Replaced radiator and thermostat due to over heating.fixed that problem but now the heat blows luke warm.used 50/50 antifreeze when filling it
My car has 165000 miles.
My car has an automatic transmission.
The most common reason for this after a repair is an air bubble in the system. Most of the time, if you completely warm the car, which means you have confirmed the thermostat is open by feeling the upper radiator hose it hot to the touch. If it is and the car isn’t overheating, take it for a test drive on the highway. Air bubbles can create overheating conditions, so do go to far. You only need to go about 45 mph for a few minutes. Once you get home, let the car cool for about an hour. Remove the radiator cap and see if coolant is all the way to the top of the radiator fill. If not, top it off and take a drive again.
This will often take a few tries to get the system to completely bleed. Sometimes I have had to run motors multiple times to get them to bleed the air bubbles from the system. The best test for a completely full cooling system is to check it first thing in the morning. This is when the cooling system will contract the most making room for more coolant.
If you determine the cooling system is full, but you still have luke warm air coming from the vents, the next thing to do is feel the heater hoses coming from the heater core at the fire wall. One should be really hot and the other should be cooler, but not significantly colder. If it is, you have a clogged heater. The easiest, thing to do at this point is flush the heater core. There are multiple ways to do this. Whatever way you choose, be sure to flush it both directions. If flushing doesn’t work, you will need to replace the heater core.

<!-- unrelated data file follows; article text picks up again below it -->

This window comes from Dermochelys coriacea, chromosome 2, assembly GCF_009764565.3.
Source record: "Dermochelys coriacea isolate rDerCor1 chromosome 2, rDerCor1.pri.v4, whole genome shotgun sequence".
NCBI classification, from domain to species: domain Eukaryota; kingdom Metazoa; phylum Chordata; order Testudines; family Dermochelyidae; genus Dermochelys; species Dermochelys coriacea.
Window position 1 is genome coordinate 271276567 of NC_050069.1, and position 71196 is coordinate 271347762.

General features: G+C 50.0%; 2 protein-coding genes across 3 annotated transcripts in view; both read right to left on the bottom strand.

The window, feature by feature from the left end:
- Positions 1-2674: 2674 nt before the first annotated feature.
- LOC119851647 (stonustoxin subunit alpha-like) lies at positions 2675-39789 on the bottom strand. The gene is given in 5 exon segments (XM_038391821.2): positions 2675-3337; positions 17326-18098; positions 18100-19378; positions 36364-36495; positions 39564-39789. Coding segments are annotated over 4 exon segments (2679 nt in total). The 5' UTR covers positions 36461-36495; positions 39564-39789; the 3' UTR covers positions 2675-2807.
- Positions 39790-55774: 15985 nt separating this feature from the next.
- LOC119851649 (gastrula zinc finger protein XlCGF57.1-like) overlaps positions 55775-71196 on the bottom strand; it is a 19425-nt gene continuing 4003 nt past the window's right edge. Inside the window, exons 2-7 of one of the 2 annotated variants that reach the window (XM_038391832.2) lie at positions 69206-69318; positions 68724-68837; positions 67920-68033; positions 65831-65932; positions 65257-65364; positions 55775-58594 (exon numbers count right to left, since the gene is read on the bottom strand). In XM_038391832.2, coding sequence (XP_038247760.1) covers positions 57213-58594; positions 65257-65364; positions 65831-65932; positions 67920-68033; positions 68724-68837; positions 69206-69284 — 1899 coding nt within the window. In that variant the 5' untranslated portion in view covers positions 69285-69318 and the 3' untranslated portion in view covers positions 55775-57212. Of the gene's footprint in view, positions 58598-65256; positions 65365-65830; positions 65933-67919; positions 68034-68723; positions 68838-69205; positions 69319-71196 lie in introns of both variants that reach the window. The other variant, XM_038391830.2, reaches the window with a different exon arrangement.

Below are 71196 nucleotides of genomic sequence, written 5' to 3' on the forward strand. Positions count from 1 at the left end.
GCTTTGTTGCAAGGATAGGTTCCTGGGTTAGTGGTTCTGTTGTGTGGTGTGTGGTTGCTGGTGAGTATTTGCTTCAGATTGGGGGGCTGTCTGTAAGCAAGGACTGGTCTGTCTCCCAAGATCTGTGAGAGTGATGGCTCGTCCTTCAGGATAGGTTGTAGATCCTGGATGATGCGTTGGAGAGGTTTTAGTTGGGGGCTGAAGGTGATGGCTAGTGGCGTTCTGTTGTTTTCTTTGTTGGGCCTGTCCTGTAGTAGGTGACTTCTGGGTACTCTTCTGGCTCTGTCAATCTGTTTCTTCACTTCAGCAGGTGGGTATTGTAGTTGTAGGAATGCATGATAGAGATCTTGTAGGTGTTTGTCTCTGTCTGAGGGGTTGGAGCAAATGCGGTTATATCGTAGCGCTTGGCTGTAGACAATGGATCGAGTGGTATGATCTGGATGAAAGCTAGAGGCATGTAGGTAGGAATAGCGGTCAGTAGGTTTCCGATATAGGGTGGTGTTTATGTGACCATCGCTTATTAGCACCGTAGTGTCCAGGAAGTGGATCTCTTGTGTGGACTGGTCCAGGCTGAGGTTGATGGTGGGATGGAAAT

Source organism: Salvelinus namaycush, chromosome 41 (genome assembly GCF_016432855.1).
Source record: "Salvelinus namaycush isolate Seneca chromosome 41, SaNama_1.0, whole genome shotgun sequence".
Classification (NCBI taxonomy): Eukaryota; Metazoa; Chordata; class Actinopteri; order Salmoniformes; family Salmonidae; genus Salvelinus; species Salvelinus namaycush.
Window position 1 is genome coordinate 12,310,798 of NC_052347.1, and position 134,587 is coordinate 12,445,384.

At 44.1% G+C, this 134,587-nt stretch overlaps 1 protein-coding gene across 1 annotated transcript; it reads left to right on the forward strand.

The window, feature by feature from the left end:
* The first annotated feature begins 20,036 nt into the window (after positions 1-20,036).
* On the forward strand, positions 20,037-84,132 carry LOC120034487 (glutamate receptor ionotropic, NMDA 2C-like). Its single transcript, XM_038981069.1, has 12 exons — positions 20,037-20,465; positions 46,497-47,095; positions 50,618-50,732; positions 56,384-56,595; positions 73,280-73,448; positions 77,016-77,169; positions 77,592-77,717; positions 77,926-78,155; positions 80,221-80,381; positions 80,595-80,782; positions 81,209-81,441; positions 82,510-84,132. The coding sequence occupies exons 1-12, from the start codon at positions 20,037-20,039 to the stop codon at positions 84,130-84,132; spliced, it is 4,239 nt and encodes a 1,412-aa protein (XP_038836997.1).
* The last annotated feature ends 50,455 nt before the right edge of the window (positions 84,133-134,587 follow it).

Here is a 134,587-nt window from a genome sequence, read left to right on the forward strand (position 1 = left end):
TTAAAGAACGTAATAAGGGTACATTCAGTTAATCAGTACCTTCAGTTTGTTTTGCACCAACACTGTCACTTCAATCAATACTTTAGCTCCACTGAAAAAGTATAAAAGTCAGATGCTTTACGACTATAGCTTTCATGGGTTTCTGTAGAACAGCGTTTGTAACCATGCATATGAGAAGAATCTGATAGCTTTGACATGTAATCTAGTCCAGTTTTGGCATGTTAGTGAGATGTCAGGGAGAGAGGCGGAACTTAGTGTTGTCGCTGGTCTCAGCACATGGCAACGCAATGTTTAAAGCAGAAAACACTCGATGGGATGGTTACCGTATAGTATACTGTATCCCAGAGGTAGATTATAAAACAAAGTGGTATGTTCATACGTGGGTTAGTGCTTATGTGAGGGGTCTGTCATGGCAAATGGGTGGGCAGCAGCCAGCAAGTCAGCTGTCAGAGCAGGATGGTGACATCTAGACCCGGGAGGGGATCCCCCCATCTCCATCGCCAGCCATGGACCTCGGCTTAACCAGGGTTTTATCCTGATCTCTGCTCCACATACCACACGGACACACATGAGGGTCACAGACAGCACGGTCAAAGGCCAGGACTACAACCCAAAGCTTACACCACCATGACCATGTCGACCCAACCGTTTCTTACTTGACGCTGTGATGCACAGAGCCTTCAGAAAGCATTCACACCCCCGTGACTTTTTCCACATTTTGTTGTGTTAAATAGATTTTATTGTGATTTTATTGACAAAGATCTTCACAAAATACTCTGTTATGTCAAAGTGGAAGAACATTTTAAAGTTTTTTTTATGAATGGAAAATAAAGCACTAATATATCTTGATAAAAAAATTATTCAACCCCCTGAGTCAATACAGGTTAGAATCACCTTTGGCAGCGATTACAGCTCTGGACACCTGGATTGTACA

My information system doesn’t show there to be a heater control valve on your car, but I would still keep my eyes out for one. If it has one, make sure the valve is opening and closing.
I recommend the following inspection to help you should you need further assistance; Heater is not working replacement. Be sure to send the technician a note explaining your symptoms so he or she can come prepared.
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